“Obamacare is a Rubik’s Cube—lots of turning, spinning, head-scratching, reverses, glitches, bad moves and confusion,” I wrote in Don’t Knock, He’s Dead. “Historic and groundbreaking yet torturously overwrought, the law certainly does some good, but adds yet another layer of preposterous bureaucracy and complexity and supposed ‘consumer choice,’ which really is massive consumer overload and confusion, onto a preexisting byzantine miscreation, and will become another cement-hardened convention impossible to undo.”

My campaign for Maryland state delegate in 2014 was largely based on advocating for accessible, affordable health care for all – universal health care, single-payer health care, Medicare for All – whatever you want to label it. My call was for a nonprofit system that covered everyone, regardless of employment status or personal wealth, one that constituted a right rather than a privilege, and that reduced or eliminated the corporate profit motive. It was for a more humane system that would put Maryland – and ideally, ultimately, the rest of the nation – in line with other democratic, industrialized nations that provide all their citizens essential health care at about half the cost or less per person than the U.S., and achieve better health outcomes on many common measures.

Numerous grassroots and health care organizations continue advocating for such a system, and several state legislatures have made attempts to establish one. But entrenched, opposing, big-money interests are strong – hence, Obamacare was the best we could get.

Wendell Potter, a health insurance public relations executive turned industry critic, nailed the dynamic in his insider tell-all book Deadly Spin, as I quoted in Don’t Knock, He’s Dead. “The health insurance industry is dominated by a cartel of large, for-profit corporations…[T]he top priority…is to ‘enhance shareholder value.’ When that’s your top priority, you are motivated more by the obligation to meet Wall Street’s relentless profit expectations than by the obligation to meet the medical needs of your policyholders.”

I still believe a single-payer system is the only real, equitable, sustainable solution to the ongoing health care mess. Perhaps a failed “replacement plan” full of tired old ideas like Medical Savings Accounts and insurance sold across state lines and free market competition that can be laid squarely at the feet of Republicans could stoke a revival of a single-payer revolution.

Of course, that will bring out the critics and naysayers who will charge that single-payer is an un-American, “socialist” system, an asinine argument. What is Medicare? What is Medicaid? What is Social Security? Socialistic! For that matter, what are our police forces and fire departments and public schools and state universities? Socialistic! We all contribute toward them because these systems and institutions are deemed to be beneficial to society collectively. American rugged individualism is a great concept. But in some aspects, like outstanding health care and the overall health of our citizenry, we are all in this together, and will be stronger as a nation for that.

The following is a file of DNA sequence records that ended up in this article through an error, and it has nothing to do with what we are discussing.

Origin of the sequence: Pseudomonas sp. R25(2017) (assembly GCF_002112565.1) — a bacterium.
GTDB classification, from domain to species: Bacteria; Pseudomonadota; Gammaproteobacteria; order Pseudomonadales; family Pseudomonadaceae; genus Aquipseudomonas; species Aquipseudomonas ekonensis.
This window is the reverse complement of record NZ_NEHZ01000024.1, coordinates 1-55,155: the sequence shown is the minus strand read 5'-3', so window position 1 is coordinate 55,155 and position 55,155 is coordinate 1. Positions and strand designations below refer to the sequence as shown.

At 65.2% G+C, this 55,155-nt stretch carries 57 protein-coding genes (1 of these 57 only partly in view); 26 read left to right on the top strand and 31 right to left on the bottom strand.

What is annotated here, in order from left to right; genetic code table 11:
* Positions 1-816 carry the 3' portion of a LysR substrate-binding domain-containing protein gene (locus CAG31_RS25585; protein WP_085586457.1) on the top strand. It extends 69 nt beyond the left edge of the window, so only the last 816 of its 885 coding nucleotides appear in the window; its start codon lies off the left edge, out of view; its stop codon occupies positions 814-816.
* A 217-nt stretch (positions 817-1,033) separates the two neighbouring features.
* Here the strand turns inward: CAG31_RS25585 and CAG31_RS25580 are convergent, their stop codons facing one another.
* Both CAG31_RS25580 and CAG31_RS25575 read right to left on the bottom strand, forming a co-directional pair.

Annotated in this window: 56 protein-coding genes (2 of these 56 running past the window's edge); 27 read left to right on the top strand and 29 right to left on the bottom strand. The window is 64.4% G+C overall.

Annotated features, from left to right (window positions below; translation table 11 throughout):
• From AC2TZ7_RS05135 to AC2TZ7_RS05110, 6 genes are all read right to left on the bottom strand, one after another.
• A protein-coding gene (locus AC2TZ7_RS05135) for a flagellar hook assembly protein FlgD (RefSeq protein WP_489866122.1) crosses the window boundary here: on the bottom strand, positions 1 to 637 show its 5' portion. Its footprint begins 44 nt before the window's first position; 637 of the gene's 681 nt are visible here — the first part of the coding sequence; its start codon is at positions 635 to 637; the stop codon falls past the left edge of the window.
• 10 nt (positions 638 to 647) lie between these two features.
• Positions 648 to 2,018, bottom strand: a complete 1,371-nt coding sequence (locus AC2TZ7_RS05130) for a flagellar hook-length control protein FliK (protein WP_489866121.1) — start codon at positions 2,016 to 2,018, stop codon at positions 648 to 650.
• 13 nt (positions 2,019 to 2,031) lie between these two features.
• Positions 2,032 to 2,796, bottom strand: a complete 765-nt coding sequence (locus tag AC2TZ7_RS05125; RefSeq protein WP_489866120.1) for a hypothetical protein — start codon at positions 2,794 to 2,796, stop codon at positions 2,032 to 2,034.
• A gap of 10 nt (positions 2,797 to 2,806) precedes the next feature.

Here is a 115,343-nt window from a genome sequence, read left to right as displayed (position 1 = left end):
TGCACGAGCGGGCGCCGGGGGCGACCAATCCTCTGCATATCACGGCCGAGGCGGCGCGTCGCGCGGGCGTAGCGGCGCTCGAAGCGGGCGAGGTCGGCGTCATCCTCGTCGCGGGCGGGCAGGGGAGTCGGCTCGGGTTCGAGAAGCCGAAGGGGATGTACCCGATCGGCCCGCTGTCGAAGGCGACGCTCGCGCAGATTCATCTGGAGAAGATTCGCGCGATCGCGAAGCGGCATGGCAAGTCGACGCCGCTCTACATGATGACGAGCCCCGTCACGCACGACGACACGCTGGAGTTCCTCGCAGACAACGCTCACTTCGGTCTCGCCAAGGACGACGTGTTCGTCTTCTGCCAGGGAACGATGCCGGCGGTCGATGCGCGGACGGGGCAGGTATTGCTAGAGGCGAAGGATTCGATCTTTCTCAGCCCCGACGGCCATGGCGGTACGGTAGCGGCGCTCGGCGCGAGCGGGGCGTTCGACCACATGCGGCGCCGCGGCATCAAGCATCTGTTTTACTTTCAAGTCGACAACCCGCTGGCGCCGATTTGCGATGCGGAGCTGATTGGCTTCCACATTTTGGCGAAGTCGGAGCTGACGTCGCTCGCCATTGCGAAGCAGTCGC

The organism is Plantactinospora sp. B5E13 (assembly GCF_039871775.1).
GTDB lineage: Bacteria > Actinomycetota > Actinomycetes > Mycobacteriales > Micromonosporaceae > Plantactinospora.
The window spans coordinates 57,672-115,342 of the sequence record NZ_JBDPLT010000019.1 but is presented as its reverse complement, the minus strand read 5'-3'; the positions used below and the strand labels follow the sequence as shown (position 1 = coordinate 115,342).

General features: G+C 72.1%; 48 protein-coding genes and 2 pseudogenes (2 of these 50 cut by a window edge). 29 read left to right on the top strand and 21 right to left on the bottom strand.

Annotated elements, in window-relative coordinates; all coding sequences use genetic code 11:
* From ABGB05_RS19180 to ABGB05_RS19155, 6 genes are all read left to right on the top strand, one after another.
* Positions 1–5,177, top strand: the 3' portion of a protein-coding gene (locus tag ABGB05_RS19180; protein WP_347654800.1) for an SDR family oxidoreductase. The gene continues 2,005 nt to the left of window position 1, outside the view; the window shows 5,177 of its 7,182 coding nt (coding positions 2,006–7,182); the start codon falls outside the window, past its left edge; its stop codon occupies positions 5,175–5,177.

So, as Schumer said, no lifeline. There could be regression and pain in the short-term, but maybe it could turn the tide for the long-term.

Video: A Sportswriter’s Irreverent Romp through 1980s Florida High School Football

football-wl-omhs-009My post-college career began with the most entertaining job I have ever had to this day: sportswriter for a Florida newspaper in a small town, where high school football occupied major real estate on the sports pages, unlike many newspapers where the “preps” reporter would hang on the bottom rung. Football rivalries were heated, coaches were revered and fans were passionate. And Florida was, well…Florida: gorgeous and schlocky; honky-tonk and moneyed; citified and deep-fried; primitive and over-developed; bonkers over high school football; and hot as a sweat lodge.

Decades later, a novel came from my experience: Three Yards and a Plate of Mullet. This video about the Florida Football Sportswriter’s Novel will tell you more and give you a taste of the sportswriter life. It stars the author himself, in a half-assed imitation of a quarterback.

More description of the novel is below. Give it a glance on Amazon:


If you’re a football fanatic, then you’ve probably heard the term “three yards and a cloud of dust.” Well, in Drabenville, Florida, they do things a little differently.   Twenty-two-year-old Jake Yankelovich is learning that the hard way.

On the precipice of a soul-crushing slog into the corporate world, he decides to become a sportswriter—and he has to start somewhere…

As he covers an intense season of high school football, Jake is blown away by the passion everyone has for the sport. But as the new guy in an alien, insular town, he’s also running up against the old-boy network. That’s making it difficult for him to get answers about murky financial dealings and a dubious school redistricting decision that just so happens to have brought some of the best players in the state to perennial powerhouse Dolphin High, which had fallen from dominance.

Three Yards and a Plate of Mullet, a flashback to 1980s Florida, unites the worlds of high-stakes high school football with newsroom drama and hijinks, and eccentric characters, as it follows Jake working to make it in the business while finding his way around a peculiar culture.